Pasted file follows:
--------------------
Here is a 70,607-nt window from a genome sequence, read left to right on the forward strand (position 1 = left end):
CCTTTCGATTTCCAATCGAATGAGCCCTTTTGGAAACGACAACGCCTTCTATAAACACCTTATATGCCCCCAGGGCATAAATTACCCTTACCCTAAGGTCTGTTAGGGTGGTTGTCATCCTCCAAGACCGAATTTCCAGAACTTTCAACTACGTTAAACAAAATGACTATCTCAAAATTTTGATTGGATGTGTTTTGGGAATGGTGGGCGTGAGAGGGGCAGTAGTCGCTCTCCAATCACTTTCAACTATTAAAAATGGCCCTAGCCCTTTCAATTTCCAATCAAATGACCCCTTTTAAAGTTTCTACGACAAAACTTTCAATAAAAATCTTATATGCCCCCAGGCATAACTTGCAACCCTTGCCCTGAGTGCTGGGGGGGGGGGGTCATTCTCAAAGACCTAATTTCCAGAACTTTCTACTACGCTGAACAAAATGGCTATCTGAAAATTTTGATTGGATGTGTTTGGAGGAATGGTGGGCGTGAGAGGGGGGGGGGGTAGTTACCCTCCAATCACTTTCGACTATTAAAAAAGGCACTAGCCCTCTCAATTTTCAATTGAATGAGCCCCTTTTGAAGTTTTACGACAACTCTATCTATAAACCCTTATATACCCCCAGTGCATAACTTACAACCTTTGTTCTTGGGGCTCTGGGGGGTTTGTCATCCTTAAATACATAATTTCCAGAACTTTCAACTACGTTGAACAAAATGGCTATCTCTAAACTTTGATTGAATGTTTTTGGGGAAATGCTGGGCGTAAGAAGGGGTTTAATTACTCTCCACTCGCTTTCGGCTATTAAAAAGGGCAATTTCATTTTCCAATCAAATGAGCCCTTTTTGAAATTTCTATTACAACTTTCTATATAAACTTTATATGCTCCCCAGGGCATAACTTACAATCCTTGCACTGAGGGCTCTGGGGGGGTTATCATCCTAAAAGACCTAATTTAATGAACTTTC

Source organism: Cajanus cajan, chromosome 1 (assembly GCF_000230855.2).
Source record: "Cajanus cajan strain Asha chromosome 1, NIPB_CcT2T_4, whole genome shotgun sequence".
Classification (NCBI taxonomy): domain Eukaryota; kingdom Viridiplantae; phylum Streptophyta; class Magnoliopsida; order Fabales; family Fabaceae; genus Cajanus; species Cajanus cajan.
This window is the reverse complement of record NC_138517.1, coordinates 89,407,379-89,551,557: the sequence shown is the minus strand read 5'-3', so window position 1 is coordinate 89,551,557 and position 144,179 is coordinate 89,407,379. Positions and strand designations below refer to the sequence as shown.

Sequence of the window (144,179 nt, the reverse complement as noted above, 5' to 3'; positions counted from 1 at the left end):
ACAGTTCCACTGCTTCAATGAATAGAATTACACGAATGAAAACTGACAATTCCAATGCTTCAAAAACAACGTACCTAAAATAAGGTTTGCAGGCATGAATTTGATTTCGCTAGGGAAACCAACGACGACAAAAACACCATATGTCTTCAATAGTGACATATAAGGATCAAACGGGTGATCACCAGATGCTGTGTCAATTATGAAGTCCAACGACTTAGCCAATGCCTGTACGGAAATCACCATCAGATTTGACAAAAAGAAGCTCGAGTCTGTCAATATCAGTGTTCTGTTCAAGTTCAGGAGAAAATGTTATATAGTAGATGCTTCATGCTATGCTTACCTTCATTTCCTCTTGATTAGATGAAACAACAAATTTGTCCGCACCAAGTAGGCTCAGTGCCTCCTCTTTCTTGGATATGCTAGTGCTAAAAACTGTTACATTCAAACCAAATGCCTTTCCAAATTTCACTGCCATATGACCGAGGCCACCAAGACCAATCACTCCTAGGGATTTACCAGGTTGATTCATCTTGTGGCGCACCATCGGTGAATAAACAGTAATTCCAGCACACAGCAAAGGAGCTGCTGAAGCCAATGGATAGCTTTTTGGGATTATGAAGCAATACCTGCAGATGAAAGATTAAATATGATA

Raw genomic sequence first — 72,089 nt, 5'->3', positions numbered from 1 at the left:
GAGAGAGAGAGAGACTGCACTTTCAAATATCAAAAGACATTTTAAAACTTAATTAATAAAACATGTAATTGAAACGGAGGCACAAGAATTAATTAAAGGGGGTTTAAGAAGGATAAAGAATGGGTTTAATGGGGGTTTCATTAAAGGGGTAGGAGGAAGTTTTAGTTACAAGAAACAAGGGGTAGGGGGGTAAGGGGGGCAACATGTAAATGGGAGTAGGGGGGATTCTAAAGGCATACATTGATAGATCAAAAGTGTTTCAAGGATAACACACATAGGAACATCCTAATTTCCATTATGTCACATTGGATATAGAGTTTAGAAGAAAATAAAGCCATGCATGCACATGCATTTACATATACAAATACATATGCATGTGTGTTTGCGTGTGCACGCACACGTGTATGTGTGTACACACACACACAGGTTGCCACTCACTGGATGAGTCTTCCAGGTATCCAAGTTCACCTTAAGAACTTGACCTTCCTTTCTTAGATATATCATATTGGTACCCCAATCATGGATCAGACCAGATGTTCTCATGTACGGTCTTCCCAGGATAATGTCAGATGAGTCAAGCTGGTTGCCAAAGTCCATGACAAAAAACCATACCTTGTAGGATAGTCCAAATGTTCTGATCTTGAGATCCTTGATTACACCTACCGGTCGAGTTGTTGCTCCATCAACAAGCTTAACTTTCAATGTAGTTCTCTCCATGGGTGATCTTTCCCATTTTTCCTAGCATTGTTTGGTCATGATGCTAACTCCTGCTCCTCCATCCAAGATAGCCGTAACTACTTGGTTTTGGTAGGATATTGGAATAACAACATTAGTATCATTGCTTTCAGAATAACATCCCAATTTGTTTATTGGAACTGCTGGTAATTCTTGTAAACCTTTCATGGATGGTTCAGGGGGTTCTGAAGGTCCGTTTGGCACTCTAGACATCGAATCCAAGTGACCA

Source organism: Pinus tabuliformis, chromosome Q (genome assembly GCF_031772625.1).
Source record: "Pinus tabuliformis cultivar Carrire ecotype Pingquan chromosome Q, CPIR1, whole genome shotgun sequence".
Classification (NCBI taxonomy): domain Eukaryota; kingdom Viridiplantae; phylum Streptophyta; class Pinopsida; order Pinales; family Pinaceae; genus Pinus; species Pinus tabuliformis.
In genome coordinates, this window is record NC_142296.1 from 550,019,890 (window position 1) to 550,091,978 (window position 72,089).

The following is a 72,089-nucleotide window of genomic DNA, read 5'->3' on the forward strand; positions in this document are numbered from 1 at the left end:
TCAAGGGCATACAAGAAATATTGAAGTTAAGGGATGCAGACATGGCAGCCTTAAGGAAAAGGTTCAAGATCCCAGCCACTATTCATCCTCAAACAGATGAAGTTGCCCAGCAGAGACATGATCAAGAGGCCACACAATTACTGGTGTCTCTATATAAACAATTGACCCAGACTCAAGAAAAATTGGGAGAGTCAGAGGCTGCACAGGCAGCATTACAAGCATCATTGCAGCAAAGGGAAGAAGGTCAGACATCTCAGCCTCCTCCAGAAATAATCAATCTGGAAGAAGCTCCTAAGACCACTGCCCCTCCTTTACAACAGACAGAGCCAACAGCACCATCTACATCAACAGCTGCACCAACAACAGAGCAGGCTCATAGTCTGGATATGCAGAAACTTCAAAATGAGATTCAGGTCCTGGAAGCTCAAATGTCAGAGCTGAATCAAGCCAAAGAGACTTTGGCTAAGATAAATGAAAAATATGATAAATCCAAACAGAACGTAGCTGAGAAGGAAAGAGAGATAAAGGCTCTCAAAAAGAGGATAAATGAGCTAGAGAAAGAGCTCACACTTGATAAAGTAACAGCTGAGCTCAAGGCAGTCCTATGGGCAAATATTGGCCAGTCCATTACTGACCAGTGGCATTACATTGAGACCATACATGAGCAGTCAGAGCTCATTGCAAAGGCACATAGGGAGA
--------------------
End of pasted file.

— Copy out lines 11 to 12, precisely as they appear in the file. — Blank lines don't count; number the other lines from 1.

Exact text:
Source organism: Pinus tabuliformis, chromosome Q (genome assembly GCF_031772625.1).
Source record: "Pinus tabuliformis cultivar Carrire ecotype Pingquan chromosome Q, CPIR1, whole genome shotgun sequence".